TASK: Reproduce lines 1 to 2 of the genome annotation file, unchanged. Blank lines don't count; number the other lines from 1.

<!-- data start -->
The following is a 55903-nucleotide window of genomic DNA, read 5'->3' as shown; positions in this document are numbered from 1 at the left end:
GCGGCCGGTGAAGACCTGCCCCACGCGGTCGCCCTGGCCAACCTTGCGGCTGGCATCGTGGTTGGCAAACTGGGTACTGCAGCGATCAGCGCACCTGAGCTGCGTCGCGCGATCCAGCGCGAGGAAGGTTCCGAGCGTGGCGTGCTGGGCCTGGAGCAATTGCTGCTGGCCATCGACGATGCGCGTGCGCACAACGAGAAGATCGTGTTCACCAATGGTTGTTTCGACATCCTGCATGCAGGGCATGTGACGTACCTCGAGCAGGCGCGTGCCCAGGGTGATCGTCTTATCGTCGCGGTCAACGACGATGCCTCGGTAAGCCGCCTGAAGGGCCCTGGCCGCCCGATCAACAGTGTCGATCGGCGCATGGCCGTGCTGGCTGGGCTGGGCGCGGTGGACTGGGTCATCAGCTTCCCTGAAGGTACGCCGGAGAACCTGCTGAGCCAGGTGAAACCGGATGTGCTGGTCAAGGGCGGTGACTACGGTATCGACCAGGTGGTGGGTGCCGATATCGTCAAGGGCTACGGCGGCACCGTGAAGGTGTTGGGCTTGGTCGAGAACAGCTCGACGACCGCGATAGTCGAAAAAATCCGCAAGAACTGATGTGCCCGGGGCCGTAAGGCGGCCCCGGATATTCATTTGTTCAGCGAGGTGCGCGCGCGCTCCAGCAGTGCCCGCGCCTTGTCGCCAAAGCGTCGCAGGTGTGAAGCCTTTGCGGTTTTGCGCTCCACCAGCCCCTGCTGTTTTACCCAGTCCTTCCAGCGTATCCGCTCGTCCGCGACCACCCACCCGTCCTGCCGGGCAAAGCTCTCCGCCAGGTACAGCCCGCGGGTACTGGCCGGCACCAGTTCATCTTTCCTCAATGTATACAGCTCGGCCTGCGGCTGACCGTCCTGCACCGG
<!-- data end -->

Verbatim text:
The following is a 55903-nucleotide window of genomic DNA, read 5'->3' as shown; positions in this document are numbered from 1 at the left end:
GCGGCCGGTGAAGACCTGCCCCACGCGGTCGCCCTGGCCAACCTTGCGGCTGGCATCGTGGTTGGCAAACTGGGTACTGCAGCGATCAGCGCACCTGAGCTGCGTCGCGCGATCCAGCGCGAGGAAGGTTCCGAGCGTGGCGTGCTGGGCCTGGAGCAATTGCTGCTGGCCATCGACGATGCGCGTGCGCACAACGAGAAGATCGTGTTCACCAATGGTTGTTTCGACATCCTGCATGCAGGGCATGTGACGTACCTCGAGCAGGCGCGTGCCCAGGGTGATCGTCTTATCGTCGCGGTCAACGACGATGCCTCGGTAAGCCGCCTGAAGGGCCCTGGCCGCCCGATCAACAGTGTCGATCGGCGCATGGCCGTGCTGGCTGGGCTGGGCGCGGTGGACTGGGTCATCAGCTTCCCTGAAGGTACGCCGGAGAACCTGCTGAGCCAGGTGAAACCGGATGTGCTGGTCAAGGGCGGTGACTACGGTATCGACCAGGTGGTGGGTGCCGATATCGTCAAGGGCTACGGCGGCACCGTGAAGGTGTTGGGCTTGGTCGAGAACAGCTCGACGACCGCGATAGTCGAAAAAATCCGCAAGAACTGATGTGCCCGGGGCCGTAAGGCGGCCCCGGATATTCATTTGTTCAGCGAGGTGCGCGCGCGCTCCAGCAGTGCCCGCGCCTTGTCGCCAAAGCGTCGCAGGTGTGAAGCCTTTGCGGTTTTGCGCTCCACCAGCCCCTGCTGTTTTACCCAGTCCTTCCAGCGTATCCGCTCGTCCGCGACCACCCACCCGTCCTGCCGGGCAAAGCTCTCCGCCAGGTACAGCCCGCGGGTACTGGCCGGCACCAGTTCATCTTTCCTCAATGTATACAGCTCGGCCTGCGGCTGACCGTCCTGCACCGG